Fonts—I love fonts. I spend a lot of time looking at fonts and imagining how they can be used. From the beginning of this blog, I wanted to use a serif font for the content of the blog. Serif fonts are readable and work well for long-format text. There’s a reason why books are still printed using serif fonts and not Inter (no hate for Inter; it’s a great font). After a lot of searching, I landed on the “Bitter” slab serif font, which I find stunning.

Having only one font was not sufficient; a sans-serif font was also required. I wanted something impactful that caught your eye when you visited the blog. A grotesk font was the logical choice, since the right one can provide a great contrast with the Bitter font. After testing more than 30 fonts, I chose the Space Grotesk font. The lower case ‘g’ is absolutely stunning with its long tail!

Finally, I need a mono font for the code snippet. I use the Cartograph font on VS Code, which is a paid font. A free font, available on Google Font, was required. I remember the beautiful mono font used on iA Writer and decided to use this one here.

Bitter Serif font
Space grotesk Sans-serif font
iA Writer Mono Mono font

You might have noticed the duck in the gradient at the top of the article. I like ducks; ducks are cool. I wanted to have some on my blog 🦆

Giving Credit Where Credit Is Due

I would not have been able to build this blog without some inspiration I found around the web. Here are the different websites I drew inspiration from:

How I built this blog?

I won’t spend too much time discussing the details of the stack I used to build this blog. This might seem counterintuitive for a frontend engineer to only spend a few lines on the stack of his creation.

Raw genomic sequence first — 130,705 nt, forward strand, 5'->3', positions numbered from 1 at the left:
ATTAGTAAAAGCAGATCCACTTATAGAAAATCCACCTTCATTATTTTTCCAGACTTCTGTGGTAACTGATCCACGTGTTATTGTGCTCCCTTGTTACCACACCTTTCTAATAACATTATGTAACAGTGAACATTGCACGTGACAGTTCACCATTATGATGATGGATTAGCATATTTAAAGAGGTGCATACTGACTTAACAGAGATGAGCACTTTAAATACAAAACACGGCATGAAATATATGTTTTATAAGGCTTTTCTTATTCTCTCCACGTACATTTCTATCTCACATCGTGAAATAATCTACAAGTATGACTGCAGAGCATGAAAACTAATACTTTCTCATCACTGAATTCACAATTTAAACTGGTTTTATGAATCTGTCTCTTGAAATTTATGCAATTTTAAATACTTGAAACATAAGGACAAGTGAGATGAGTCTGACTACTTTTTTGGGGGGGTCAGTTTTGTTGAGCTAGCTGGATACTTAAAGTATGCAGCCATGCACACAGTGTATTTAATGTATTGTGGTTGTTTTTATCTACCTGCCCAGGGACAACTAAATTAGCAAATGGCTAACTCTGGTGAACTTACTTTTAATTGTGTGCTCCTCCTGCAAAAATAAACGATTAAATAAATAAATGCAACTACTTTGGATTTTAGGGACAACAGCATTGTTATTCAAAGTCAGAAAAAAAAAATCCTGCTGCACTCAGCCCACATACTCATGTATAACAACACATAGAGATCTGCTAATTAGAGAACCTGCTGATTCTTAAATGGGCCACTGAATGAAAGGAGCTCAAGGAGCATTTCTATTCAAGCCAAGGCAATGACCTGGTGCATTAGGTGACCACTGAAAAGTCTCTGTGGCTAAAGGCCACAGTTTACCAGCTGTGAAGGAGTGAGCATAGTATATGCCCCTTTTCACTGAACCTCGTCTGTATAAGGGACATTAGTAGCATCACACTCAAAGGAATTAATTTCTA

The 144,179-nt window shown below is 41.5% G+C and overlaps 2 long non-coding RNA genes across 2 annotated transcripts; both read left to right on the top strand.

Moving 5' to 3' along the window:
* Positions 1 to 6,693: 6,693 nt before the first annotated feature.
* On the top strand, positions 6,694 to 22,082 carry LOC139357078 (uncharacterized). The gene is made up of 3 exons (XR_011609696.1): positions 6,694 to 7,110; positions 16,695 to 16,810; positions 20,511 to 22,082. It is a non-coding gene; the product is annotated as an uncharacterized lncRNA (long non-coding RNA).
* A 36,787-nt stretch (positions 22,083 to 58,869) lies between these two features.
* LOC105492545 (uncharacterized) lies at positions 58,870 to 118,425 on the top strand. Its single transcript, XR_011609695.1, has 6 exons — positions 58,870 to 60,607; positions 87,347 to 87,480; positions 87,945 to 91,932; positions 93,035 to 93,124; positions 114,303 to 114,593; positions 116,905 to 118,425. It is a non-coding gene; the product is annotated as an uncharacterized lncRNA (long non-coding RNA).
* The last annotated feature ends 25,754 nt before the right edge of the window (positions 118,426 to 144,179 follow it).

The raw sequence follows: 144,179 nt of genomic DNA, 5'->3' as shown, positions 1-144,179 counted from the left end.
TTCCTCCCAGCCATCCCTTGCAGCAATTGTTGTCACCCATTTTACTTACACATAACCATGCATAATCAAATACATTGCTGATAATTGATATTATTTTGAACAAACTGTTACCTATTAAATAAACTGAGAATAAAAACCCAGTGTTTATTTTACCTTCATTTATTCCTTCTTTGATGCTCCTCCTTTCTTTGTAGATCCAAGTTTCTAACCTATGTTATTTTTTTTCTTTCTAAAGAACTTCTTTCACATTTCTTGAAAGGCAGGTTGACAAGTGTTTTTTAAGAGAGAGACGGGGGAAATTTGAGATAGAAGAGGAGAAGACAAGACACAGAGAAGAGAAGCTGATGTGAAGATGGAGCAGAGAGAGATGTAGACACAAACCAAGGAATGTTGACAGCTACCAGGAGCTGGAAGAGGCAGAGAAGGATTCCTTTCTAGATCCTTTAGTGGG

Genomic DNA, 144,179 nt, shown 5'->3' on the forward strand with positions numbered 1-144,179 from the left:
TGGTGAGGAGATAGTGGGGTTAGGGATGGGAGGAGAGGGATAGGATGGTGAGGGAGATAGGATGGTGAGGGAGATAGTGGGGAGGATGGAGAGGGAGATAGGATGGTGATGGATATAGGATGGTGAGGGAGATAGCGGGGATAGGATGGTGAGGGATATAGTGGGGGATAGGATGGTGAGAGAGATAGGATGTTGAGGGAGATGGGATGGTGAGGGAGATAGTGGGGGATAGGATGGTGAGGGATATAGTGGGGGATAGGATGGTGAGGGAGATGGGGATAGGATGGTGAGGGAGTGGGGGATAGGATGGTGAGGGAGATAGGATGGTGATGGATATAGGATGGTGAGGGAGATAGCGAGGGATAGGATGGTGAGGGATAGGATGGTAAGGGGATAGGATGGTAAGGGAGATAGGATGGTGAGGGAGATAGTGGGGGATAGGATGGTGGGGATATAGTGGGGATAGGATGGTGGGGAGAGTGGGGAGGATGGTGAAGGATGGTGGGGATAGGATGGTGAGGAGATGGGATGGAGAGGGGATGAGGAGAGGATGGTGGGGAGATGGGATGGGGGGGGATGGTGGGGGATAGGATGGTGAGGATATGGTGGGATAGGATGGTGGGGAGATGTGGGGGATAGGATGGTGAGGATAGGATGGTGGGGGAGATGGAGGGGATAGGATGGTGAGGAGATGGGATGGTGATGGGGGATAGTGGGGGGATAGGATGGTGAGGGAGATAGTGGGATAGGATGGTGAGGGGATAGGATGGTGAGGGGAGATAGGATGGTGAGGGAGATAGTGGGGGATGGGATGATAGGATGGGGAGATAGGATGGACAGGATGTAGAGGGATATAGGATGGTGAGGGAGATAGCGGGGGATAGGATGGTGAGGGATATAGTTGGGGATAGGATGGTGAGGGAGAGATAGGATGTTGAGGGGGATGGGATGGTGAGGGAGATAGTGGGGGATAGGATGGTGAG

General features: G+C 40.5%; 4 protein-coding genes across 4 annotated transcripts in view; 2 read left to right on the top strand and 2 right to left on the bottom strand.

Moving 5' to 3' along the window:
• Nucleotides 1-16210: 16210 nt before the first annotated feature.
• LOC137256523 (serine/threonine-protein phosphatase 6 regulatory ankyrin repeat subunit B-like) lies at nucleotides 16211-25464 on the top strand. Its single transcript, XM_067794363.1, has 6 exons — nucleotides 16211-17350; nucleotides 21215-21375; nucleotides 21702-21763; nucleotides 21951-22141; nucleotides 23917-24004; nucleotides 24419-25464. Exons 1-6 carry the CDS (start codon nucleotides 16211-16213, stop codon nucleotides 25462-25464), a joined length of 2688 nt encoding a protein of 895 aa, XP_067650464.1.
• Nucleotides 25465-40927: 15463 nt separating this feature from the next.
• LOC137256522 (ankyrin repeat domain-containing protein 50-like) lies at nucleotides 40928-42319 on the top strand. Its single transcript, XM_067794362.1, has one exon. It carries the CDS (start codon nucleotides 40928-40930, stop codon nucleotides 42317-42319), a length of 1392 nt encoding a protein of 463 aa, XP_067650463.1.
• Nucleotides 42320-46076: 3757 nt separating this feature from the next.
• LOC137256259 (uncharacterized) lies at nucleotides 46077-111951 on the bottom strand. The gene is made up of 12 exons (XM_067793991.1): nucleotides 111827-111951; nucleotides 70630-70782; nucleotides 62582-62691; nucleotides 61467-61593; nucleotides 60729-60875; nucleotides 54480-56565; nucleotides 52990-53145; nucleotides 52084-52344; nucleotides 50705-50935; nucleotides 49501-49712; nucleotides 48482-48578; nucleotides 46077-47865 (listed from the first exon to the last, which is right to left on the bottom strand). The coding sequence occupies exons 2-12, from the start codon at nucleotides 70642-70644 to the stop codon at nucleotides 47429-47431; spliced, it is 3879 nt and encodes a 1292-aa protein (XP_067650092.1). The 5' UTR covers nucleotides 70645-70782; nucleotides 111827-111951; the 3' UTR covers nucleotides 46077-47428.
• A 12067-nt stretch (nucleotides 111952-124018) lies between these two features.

Well, in reality, the stack is quite underwhelming. I wanted a fast blog that would allow me to integrate custom components into the articles. “Integrate custom components” implies that there aren’t any custom components the rest of the time. So plain HTML and CSS (with a touch of vanilla JavaScript) are used on most pages.

This is why I opted for the amazing Astro framework. By default, Astro sends no JavaScript to the client, making the site static. Which is great for performance. However, if the need arises, it’s possible to integrate components from the most popular frameworks within its page. This allows for an infinite amount of personalization.

Astro checked all my requirements: it’s fast, extensible, and the syntax is really pleasing to work with. This was my first choice, and I don’t regret it one bit.

I used the following packages to make everything happen:

Finally, the blog is open source, so feel free to snoop around my code.

🦆 Everything is available on GitHub.

Wrapping Up

As you might tell, I put great effort into making this blog my little piece of the Internet. I wanted to build a blog that I could be proud of and that would bring back the joy of writing.

There are still some things that aren’t 100% right in my mind. However, it’s better to launch the blog than nitpicking on details that either don’t matter or won’t be noticed. Also, the renewal of my Ghost subscription was approaching.

I have many ideas for the future of my blog. I want to write about my experience building the Proton desktop application in Electron, explain the most interesting aspects of building a blog with Astro, and do deep dives into some React primitives we use daily.

That’s why I encourage anyone who reached the end of this article to subscribe to the newsletter. You’ll receive an email for every new article I publish, and nothing more. If you’re reluctant to give me your email, I can suggest that you use the RSS feed of the blog.

If not for me, do it for the 🦆

Flavien Bonvin · 2024 Share on 𝕏